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Islanders voice opinions on Glacier project
Islanders sent a strong message to the U.S. Army Corps of Engineers last Wednesday — Glacier Northwest is no more welcome on Vashon now than it was more than a decade ago, when Islanders and environmental groups began fighting Glacier’s proposed expansion of mining operations on Maury Island.
More than 100 Islanders attended Wednesday’s public meeting, held by the Army Corps to hear what Vashon residents want examined in a court-ordered environmental study of the potential impacts of Glacier’s proposed gravel mining and barging operation.
Twenty community members addressed Army Corps representatives in the packed commons room at Vashon High School. They expressed an array of concerns about Glacier’s proposed project, including its effects on local wildlife, potential contamination of the local aquifer and socioeconomic impacts on the Island.
All speakers, who were given three minutes apiece to say their opinion, were met with enthusiastic applause, and in many cases their words evoked cheers of agreement.
Last year a federal judge halted the Maury Island project, saying the Army Corps failed to complete the proper environmental review before granting Glacier’s permit to build a near-shore barging facility. As a result, the Army Corps has now begun this review.
A draft Environmental Impact Statement (EIS) will be prepared by fall of this year, and after another public comment period, a final EIS will be ready in the spring of 2011.
The Army Corps plans to decide next summer whether to grant or deny Glacier’s permit, based on the study’s findings.
Father Tryphon, abbot of the All-Merciful Saviour Orthodox Monastery in Dockton, was the meeting’s first commenter. Like many who spoke after him, he brought up the recent oil spill in the Gulf of Mexico, saying many warned about the dangers of drilling in the gulf just as the public now warns about the Maury Island project.
“I see in my mind’s eye B.P., and right next to it, Glacier,” he said.
Pat Collier said she worries that degradation of the shoreline along Maury Island could be devastating to the salmon population that feeds there, collapsing the food chain and ultimately driving away orcas.
“I hope the Corps of Engineers will use the best available science and the precautionary principle,” she said.
Julia Lakey brought a jar of gravel and a jar of water to the podium with her. Holding them up for the audience, she questioned which one was more important.
She said she has no assurance that arsenic, cadmium and lead deposited in the soil and sand by Asarco’s Tacoma smelter will not contaminate the local aquifer if the project goes forward.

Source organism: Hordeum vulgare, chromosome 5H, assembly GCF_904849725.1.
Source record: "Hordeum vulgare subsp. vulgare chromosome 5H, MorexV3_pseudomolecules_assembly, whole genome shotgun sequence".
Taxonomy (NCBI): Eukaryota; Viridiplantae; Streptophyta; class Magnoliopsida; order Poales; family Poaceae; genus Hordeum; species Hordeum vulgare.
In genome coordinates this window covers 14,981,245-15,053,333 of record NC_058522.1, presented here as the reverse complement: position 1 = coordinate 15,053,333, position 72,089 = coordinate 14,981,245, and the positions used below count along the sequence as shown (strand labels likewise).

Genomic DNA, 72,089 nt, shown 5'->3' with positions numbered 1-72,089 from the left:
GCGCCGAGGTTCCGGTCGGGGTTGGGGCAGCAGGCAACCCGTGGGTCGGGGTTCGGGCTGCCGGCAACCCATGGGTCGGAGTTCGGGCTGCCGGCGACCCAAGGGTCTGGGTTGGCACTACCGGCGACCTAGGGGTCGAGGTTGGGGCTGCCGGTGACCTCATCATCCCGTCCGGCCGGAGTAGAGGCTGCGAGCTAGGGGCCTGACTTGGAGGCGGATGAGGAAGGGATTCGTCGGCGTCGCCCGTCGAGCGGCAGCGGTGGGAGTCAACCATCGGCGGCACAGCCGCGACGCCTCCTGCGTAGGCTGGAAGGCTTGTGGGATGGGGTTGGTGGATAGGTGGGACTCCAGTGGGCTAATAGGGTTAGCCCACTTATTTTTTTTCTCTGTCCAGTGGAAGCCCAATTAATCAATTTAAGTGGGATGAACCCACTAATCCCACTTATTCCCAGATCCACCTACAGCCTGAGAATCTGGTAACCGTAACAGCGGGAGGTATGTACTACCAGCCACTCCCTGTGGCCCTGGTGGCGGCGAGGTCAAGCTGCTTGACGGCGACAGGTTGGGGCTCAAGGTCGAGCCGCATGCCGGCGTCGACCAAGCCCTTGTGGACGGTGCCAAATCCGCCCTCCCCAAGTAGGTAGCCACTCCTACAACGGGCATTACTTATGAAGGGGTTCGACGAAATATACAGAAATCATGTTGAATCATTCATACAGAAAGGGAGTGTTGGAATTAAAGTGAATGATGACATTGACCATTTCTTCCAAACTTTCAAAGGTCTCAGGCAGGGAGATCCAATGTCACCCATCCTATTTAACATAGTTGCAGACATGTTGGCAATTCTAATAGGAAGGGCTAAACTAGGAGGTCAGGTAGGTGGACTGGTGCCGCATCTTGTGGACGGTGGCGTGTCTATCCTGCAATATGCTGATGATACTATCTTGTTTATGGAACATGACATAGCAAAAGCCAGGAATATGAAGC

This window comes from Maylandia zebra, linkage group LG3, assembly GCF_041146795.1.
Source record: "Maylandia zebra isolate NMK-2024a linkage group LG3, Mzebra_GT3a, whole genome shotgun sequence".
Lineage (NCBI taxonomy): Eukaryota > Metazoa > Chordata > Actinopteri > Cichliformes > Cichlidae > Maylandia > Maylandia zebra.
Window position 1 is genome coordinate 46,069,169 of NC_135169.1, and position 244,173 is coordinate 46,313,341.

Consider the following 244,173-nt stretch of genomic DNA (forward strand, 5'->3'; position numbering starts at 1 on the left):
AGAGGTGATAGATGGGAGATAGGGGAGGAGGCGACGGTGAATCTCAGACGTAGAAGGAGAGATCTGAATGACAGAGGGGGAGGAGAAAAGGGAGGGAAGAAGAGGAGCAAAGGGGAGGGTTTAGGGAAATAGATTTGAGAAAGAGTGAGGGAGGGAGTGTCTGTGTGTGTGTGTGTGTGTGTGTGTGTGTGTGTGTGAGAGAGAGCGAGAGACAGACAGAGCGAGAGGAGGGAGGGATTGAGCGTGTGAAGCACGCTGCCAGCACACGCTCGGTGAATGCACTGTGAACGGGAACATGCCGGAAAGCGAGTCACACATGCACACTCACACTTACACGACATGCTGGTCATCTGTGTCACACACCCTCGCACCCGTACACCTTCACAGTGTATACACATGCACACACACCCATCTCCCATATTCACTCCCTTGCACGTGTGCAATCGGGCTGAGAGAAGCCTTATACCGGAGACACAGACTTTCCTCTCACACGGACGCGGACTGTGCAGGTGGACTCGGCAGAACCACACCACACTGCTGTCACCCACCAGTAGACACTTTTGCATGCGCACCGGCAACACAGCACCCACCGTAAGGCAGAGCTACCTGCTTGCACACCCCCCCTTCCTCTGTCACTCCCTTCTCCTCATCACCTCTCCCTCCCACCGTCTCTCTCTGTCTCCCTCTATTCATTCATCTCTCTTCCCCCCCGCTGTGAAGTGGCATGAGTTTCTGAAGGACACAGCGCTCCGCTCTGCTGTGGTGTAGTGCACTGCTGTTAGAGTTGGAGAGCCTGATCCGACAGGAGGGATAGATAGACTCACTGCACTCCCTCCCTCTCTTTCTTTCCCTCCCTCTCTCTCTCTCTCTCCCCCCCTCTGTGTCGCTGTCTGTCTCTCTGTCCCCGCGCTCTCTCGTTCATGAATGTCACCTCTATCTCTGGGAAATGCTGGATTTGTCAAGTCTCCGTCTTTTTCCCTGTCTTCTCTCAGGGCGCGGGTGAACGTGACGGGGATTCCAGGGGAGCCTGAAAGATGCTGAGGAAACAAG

“We have toxic contamination on this Island, and we have a project that blows it wide open,” she said. “I ask for a restoration of confidence in the regulatory process.”
Rep. Sharon Nelson’s (D-Maury Island) comments to the Army Corps were met with a standing ovation by many. She thanked the community and environmental groups who have worked to keep Glacier at bay for so long, saying that a denial of Glacier’s permit is the only result she will find acceptable.
“The solution is simple, and it has been for 14 years,” she said. “Not now, not ever.”
Edward Clabaugh questioned whether the Corps will carry out a proper investigation. Several other speakers echoed his concerns.
“Based on their record, it will be very difficult to regain any trust in that body,” he said.
Kathy Flynn expressed grief over losing the madrone-covered bluff that Glacier wants to remove as part of mining operations.
“There is nothing worth protecting that is more important than this,” she said. “We’re all bending over backwards to remove bulkheads to help fish, and we’re going to allow this? What kind of insanity is this?”
Another scoping meeting was held on Monday, July 12, in Seattle. Muffy Walker, chief of the Army Corps of Engineers’ Seattle district regulatory branch, said those who commented there shared similar concerns. Only about 20 people turned out for that meeting, she said.
While it’s too early for Walker to say which comments were most helpful to the Corps, she was glad to see such a large turnout on Vashon.
“It’s always helpful to hear from the public,” she said.
Amy Carey, head of Preserve Our Islands, was also pleased to see so many people show for the meeting. As people shared, she also sensed a clear mistrust of the Corps.
“People really were trying to convey to the Army Corp that this community has been working on this issue and sharing comments, sharing information ... every step of the way and we were ignored, which led to the lawsuit, which led to the EIS,” she said after the meeting. “They were asking for a different way of doing it this time that would be transparent and accurate.”
The public can submit written comments on the scope of the EIS until Aug. 13. Comments or requests for information can be mailed to Mrs. Olivia Romano, Project Manager, U.S. Army Corps of Engineers, Seattle District Regulatory Branch, 4735 E. Marginal Way South, Seattle, Wash., 98134 or e-mailed to email@example.com.